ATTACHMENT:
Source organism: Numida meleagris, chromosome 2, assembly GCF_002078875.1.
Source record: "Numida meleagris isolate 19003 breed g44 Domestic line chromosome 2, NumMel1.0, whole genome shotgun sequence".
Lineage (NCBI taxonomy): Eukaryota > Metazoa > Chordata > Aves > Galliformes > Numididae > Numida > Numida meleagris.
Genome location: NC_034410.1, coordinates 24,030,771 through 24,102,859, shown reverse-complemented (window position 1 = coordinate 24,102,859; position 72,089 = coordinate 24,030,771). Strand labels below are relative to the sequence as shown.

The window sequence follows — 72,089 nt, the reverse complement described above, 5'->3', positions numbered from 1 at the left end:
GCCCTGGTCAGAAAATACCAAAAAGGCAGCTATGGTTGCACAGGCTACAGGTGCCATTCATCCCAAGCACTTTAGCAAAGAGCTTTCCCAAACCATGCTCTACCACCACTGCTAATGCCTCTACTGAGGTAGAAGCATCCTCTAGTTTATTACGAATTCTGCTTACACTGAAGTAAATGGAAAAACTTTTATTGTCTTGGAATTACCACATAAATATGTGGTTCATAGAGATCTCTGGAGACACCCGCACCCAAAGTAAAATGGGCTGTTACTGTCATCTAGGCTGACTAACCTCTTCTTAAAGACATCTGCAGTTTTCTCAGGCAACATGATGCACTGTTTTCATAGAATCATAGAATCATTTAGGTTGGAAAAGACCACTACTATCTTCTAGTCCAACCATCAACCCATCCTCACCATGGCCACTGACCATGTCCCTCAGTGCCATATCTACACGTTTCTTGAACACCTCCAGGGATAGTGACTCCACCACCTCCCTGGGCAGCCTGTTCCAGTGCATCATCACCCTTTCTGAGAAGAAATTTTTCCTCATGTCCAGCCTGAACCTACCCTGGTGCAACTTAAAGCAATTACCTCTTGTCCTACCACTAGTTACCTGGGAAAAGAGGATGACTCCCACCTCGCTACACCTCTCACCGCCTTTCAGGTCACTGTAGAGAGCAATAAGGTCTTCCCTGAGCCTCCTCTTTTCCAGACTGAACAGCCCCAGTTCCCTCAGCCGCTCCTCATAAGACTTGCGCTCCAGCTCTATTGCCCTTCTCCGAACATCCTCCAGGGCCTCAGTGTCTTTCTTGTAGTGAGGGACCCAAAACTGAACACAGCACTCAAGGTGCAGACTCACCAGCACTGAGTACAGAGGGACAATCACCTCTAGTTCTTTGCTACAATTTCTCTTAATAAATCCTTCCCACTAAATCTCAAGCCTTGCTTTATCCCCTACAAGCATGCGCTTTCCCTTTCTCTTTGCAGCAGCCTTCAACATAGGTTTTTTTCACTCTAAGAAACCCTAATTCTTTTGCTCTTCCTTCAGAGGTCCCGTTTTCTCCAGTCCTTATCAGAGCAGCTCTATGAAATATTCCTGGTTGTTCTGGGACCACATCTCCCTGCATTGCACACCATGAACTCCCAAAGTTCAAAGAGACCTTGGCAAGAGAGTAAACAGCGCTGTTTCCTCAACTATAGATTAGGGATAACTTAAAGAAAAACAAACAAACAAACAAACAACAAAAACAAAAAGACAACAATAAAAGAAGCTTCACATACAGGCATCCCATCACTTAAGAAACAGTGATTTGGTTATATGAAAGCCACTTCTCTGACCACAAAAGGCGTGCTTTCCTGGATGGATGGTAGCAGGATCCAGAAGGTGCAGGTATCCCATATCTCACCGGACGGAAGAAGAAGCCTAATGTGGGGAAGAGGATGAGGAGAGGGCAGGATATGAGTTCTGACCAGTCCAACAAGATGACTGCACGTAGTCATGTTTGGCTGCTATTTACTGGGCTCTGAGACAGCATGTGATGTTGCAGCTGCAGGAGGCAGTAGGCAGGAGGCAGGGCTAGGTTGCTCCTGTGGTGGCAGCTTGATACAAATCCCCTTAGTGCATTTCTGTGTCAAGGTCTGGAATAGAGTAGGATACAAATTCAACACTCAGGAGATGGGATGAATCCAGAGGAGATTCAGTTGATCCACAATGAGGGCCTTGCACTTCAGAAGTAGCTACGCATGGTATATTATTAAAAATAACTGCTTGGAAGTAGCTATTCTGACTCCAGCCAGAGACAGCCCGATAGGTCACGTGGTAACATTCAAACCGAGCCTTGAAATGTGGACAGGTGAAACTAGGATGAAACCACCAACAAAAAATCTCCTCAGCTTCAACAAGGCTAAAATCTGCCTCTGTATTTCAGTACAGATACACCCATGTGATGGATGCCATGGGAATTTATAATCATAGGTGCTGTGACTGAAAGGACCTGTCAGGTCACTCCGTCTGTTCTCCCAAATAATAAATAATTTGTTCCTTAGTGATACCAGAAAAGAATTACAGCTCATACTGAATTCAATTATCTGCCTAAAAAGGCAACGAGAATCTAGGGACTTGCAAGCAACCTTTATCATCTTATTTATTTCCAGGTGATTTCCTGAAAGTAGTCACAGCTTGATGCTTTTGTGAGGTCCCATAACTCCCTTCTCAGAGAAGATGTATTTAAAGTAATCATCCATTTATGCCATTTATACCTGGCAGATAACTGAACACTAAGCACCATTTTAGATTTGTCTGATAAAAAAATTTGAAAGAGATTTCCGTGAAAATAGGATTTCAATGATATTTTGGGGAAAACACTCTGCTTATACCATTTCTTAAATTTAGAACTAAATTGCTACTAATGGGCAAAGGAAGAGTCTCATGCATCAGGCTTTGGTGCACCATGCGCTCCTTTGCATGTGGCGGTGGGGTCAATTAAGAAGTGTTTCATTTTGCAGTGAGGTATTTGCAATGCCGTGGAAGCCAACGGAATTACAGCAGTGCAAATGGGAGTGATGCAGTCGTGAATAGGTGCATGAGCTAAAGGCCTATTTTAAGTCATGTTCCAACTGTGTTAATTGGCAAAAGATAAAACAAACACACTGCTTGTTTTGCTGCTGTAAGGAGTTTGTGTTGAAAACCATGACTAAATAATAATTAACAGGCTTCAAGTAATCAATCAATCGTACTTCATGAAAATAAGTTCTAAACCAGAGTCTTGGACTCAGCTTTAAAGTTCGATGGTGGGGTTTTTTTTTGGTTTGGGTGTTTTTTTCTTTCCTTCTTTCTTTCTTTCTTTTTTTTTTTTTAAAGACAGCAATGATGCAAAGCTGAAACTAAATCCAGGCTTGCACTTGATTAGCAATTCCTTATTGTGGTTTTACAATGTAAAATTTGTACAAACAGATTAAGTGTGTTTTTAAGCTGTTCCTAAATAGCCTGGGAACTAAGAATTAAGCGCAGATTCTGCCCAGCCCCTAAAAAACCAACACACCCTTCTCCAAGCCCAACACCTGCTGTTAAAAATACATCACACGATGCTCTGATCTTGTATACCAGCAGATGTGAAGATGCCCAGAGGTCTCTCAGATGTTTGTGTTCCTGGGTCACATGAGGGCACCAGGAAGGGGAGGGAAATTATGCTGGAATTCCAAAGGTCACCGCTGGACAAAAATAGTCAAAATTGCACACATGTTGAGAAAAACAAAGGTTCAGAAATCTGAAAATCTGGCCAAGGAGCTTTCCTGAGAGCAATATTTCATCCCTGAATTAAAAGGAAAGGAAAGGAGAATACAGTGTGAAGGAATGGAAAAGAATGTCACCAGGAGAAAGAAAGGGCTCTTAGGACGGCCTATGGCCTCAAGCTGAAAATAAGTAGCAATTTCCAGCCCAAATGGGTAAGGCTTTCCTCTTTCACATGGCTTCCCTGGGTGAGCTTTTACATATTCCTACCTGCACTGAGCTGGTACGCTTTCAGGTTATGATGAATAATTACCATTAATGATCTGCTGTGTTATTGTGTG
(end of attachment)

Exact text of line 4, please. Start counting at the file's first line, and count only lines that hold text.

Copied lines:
Genome location: NC_034410.1, coordinates 24,030,771 through 24,102,859, shown reverse-complemented (window position 1 = coordinate 24,102,859; position 72,089 = coordinate 24,030,771). Strand labels below are relative to the sequence as shown.